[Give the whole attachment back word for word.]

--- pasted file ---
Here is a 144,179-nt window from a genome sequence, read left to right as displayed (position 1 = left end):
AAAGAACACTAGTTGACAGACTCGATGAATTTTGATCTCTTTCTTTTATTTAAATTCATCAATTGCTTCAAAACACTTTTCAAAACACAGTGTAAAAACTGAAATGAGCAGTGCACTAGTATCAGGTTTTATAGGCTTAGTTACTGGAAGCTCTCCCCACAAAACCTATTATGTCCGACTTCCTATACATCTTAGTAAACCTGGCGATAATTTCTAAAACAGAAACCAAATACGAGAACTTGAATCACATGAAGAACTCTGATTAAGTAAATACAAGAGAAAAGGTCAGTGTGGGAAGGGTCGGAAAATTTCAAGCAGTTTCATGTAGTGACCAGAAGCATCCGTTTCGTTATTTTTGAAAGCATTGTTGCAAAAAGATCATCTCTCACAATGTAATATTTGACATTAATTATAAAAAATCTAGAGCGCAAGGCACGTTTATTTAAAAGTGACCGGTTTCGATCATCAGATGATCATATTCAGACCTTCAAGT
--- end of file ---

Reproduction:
Here is a 144,179-nt window from a genome sequence, read left to right as displayed (position 1 = left end):
AAAGAACACTAGTTGACAGACTCGATGAATTTTGATCTCTTTCTTTTATTTAAATTCATCAATTGCTTCAAAACACTTTTCAAAACACAGTGTAAAAACTGAAATGAGCAGTGCACTAGTATCAGGTTTTATAGGCTTAGTTACTGGAAGCTCTCCCCACAAAACCTATTATGTCCGACTTCCTATACATCTTAGTAAACCTGGCGATAATTTCTAAAACAGAAACCAAATACGAGAACTTGAATCACATGAAGAACTCTGATTAAGTAAATACAAGAGAAAAGGTCAGTGTGGGAAGGGTCGGAAAATTTCAAGCAGTTTCATGTAGTGACCAGAAGCATCCGTTTCGTTATTTTTGAAAGCATTGTTGCAAAAAGATCATCTCTCACAATGTAATATTTGACATTAATTATAAAAAATCTAGAGCGCAAGGCACGTTTATTTAAAAGTGACCGGTTTCGATCATCAGATGATCATATTCAGACCTTCAAGT